England hasn’t beaten Ireland now since 1985. We hadn’t played them since 1995, and those disgraceful scenes at Lansdowne Road but all that was forgotten last week as 10,000 singing Irishmen and women rebuilt the footballing relationship between the two neighbors.

As Cillian tweeted, “Are we friends now, England?” late on Wednesday night, I remembered at last how good sport can make an Irishman feel.

And that’s reason enough to be happy with life as far as I am concerned. So thank you England. Thank you Wembley.

And thank you Trap.

(Cathal Dervan is sports editor of the Irish Sun newspaper in Dublin)

SIDELINE VIEWS

GAA: The great Jason Sherlock has finally decided to hang up his boots at the age of 35, almost 18 years after he won the All-Ireland with the Dubs as a starry eyed kid. Jason went on to become a star in his own right after that meteoric rise to fame with the 1995 Sam Maguire winners, and over the course of a 15-year career with the Blues he was one of the best footballers in the country. He’s bowing out of all football on his own terms now, and he deserves that much at the very least.

GAA: Remember the date – June 1, 2013. That was the day when Hawkeye video technology came into play in the GAA, and the referee asked for a decision based on an attempt by Offaly substitute Peter Cunningham to score a point 10 minutes into the second half of his team’s Leinster SFC defeat to Offaly at Croke Park. Hawkeye decided that Cunningham’s effort was wide but at least he made the history books if not the scoreboard.

SOCCER: League of Ireland soccer lost one of the greats this week – and a great character at that – with the death of former Cork City manager Noel O’Mahony. An outstanding player with Cork Hibs, Noel won the league and the FAI Cup as City boss and always had a smile and a killer line for the Irish press corps. May he rest in peace.

GAA: A belated story from Donegal, where it has emerged that the Tyrone minor footballers recently went looking for some jerseys after their championship trip to Ballybofey. The kids wanted shirts after the senior match, but I’m not sure what their county boss Mickey Harte will make of the fact that it was Donegal jerseys they were after, not Tyrone. That has to hurt.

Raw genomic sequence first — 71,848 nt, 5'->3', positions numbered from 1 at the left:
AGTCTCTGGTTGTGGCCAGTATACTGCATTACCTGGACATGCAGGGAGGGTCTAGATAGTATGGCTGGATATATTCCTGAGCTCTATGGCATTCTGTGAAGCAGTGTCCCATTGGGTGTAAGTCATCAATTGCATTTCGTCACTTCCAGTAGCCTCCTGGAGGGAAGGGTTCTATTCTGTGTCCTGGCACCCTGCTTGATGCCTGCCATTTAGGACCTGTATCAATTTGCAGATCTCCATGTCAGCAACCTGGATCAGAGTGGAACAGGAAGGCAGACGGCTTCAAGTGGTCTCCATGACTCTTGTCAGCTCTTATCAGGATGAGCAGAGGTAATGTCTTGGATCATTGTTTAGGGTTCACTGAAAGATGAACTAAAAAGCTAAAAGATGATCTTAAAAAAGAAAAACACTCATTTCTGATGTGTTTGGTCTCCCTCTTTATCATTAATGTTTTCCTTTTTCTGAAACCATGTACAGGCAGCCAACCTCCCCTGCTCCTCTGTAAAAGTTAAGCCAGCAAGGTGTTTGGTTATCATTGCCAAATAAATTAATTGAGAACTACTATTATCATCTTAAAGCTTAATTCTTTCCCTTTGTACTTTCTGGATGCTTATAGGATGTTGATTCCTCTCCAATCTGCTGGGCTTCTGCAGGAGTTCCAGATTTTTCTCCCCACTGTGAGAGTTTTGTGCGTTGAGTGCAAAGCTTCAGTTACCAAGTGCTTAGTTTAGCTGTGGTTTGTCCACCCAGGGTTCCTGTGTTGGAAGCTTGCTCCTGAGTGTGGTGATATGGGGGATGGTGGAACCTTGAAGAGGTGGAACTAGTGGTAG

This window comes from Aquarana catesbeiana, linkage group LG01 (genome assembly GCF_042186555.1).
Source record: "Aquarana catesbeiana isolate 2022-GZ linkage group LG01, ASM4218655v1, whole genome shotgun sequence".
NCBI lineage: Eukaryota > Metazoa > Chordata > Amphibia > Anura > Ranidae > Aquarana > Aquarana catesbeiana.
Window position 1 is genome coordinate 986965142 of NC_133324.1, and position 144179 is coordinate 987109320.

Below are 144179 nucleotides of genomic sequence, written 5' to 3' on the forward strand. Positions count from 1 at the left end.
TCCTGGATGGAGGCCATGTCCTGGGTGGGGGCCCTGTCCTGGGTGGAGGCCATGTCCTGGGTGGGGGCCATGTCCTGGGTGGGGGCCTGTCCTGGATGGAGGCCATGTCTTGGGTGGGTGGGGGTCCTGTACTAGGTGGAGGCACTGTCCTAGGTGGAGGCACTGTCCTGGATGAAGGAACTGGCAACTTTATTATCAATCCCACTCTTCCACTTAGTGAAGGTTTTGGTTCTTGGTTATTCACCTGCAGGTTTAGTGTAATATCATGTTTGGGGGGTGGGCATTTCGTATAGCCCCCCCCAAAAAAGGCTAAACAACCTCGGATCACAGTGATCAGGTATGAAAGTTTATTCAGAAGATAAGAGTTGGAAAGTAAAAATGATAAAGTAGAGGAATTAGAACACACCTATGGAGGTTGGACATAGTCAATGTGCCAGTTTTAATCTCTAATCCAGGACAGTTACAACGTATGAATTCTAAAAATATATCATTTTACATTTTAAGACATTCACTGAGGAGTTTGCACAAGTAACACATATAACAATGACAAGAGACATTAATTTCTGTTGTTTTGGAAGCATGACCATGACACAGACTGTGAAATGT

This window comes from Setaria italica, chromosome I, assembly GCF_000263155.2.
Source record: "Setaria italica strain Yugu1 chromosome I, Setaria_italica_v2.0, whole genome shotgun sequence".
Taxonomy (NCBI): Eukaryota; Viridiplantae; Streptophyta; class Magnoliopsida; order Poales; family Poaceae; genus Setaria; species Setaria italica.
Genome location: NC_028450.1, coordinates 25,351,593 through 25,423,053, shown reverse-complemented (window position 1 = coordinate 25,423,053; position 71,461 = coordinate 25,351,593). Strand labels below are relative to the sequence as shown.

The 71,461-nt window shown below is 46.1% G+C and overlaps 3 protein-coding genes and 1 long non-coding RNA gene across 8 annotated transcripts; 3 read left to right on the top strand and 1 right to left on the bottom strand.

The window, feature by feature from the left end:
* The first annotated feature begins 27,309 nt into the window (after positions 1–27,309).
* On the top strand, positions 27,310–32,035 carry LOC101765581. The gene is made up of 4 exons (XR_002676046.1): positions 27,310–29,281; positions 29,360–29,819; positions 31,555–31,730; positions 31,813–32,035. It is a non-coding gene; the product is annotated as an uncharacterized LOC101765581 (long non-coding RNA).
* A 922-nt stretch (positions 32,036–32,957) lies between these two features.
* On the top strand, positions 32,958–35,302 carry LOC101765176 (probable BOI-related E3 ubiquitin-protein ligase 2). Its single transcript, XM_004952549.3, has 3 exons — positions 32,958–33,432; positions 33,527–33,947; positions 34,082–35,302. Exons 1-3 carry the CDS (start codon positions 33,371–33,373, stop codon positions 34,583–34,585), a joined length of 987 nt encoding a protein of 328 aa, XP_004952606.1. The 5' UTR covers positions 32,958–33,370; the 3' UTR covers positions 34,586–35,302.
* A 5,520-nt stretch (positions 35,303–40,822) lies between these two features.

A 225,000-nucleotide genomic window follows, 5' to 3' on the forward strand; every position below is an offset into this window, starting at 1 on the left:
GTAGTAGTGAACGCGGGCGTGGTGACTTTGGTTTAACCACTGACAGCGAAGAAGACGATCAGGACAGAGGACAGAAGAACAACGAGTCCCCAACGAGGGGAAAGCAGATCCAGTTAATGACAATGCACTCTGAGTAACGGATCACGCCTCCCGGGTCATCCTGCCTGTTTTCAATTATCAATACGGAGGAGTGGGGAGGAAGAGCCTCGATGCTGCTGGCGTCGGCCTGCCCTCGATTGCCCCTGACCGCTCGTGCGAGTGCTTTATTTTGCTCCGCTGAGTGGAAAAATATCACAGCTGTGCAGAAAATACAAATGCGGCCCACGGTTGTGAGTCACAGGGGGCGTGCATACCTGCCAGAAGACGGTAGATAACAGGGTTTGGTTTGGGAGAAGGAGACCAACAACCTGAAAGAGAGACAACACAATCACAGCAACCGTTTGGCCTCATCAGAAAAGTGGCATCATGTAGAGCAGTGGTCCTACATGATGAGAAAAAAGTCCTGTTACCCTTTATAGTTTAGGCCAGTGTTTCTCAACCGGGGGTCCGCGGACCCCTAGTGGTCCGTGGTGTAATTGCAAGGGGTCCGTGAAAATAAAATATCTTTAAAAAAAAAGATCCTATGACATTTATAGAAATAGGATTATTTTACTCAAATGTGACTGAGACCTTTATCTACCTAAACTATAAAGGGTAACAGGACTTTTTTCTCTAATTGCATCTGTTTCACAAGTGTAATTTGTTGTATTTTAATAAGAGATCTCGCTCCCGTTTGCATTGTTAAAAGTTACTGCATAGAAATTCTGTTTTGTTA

GAA: A reader has been on, via email, to know why I didn’t give Mayo the credit they deserved for their recent annihilation of Galway in the Connacht SFC. So well done Mayo, you absolutely destroyed the Galway team I fancied. And proved, once and for all, that I really don’t know what I am talking about. Some of the time!

SOCCER: Hull City midfielder Stephen Quinn followed his brother Alan into the Irish team when he appeared as a substitute in Sunday’s friendly win against Georgia, but hopefully the young Dubliner didn’t have to buy tickets for all his family – he is one of 15 children! Now that’s a lot of tickets.

GAA: Pity the Westmeath footballers who couldn’t even leave Croke Park quietly after their heavy Leinster SFC defeat to Dublin on Saturday night. Their ignominy was complete when the Westmeath coach driver had to ask his Dublin counterpart to move his bus so the losers could make their getaway!

SOCCER: Great to see Jose Mourinho back at Chelsea. The sooner he takes up his new post the better. The Special One was always entertaining in his last spell as Blues boss, and his return to English football can only do the Premier League a world of good.

HERO OF THE WEEK

DAVID Moyes has left Everton for Manchester United, and don’t be surprised if Ireland defender Seamus Coleman makes the same journey in the coming weeks. Coleman was outstanding from start to finish as he left Wayne Rooney and England in his shade at Wembley last week, and he is rapidly becoming one of the best full-backs in the game. Surely Old Trafford beckons for the Donegal man.

IDIOT OF THE WEEK

THE Westmeath manager Pat Flanagan is the latest man to call for a competition for weaker counties in the GAA after his side was thumped by Dublin in the Leinster Championship on Saturday night. Flanagan should know that the GAA already has a competition where teams can play against opposition at their own standard – it’s called the National League. The fact his team won promotion from Division Two earlier this year – and will face all the big guns next season – must be worrying for him, but he shouldn’t try to change the make-up of the championship. It is what it is. And should be left that way.